Statistics in Medicine

An empirical comparison of two novel transformation models

Journal Article

Continuous response variables are often transformed to meet modeling assumptions, but the choice of the transformation can be challenging. Two transformation models have recently been proposed: semiparametric cumulative probability models (CPMs) and parametric most likely transformation models (MLTs). Both approaches model the cumulative distribution function and require specifying a link function, which implicitly assumes that the responses follow a known distribution after some monotonic transformation. However, the two approaches estimate the transformation differently. With CPMs, an ordinal regression model is fit, which essentially treats each continuous response as a unique category and therefore nonparametrically estimates the transformation; CPMs are semiparametric linear transformation models. In contrast, with MLTs, the transformation is parameterized using flexible basis functions. Conditional expectations and quantiles are readily derived from both methods on the response variable's original scale. We compare the two methods with extensive simulations. We find that both methods generally have good performance with moderate and large sample sizes. MLTs slightly outperformed CPMs in small sample sizes under correct models. CPMs tended to be somewhat more robust to model misspecification and outcome rounding. Except in the simplest situations, both methods outperform basic transformation approaches commonly used in practice. We apply both methods to an HIV biomarker study.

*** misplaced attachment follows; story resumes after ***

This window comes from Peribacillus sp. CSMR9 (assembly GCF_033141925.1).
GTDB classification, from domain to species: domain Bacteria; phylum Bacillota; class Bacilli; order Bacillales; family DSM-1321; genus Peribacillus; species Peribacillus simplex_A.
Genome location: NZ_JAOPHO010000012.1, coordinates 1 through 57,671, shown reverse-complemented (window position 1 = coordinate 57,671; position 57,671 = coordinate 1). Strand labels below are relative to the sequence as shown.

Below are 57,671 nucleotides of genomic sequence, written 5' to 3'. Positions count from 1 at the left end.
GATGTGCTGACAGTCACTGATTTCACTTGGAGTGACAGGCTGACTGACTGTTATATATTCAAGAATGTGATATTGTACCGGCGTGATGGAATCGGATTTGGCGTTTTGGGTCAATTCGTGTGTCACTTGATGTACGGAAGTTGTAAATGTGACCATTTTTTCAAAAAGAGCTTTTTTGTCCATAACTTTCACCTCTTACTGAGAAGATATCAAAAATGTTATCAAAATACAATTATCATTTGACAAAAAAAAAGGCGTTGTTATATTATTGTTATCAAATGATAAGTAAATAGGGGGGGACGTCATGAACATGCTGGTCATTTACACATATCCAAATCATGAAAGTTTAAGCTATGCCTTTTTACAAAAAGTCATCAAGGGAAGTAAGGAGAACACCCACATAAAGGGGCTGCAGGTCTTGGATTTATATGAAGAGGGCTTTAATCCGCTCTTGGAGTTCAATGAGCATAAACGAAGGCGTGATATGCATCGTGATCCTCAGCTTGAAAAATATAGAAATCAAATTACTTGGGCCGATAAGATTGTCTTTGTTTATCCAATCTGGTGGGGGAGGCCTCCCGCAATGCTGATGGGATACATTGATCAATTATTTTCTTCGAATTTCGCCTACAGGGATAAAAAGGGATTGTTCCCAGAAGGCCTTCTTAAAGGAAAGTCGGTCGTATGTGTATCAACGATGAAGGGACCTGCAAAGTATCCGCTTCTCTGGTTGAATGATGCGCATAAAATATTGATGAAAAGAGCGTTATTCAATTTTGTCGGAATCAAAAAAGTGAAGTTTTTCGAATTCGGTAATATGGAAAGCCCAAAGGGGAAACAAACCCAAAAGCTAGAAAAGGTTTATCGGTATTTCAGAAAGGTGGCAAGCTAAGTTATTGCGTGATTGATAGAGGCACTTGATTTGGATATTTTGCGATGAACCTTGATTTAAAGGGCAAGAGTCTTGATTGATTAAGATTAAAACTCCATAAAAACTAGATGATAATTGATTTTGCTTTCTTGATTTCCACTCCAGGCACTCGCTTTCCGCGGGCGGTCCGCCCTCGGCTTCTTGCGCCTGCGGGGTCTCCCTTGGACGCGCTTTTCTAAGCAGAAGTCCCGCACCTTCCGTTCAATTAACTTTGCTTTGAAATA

Related Topics

Related Publications

Related Content

Site Footer


This website is provided by John Wiley & Sons Limited, The Atrium, Southern Gate, Chichester, West Sussex PO19 8SQ (Company No: 00641132, VAT No: 376766987)

Published features on are checked for statistical accuracy by a panel from the European Network for Business and Industrial Statistics (ENBIS)   to whom Wiley and express their gratitude. This panel are: Ron Kenett, David Steinberg, Shirley Coleman, Irena Ograjenšek, Fabrizio Ruggeri, Rainer Göb, Philippe Castagliola, Xavier Tort-Martorell, Bart De Ketelaere, Antonio Pievatolo, Martina Vandebroek, Lance Mitchell, Gilbert Saporta, Helmut Waldl and Stelios Psarakis.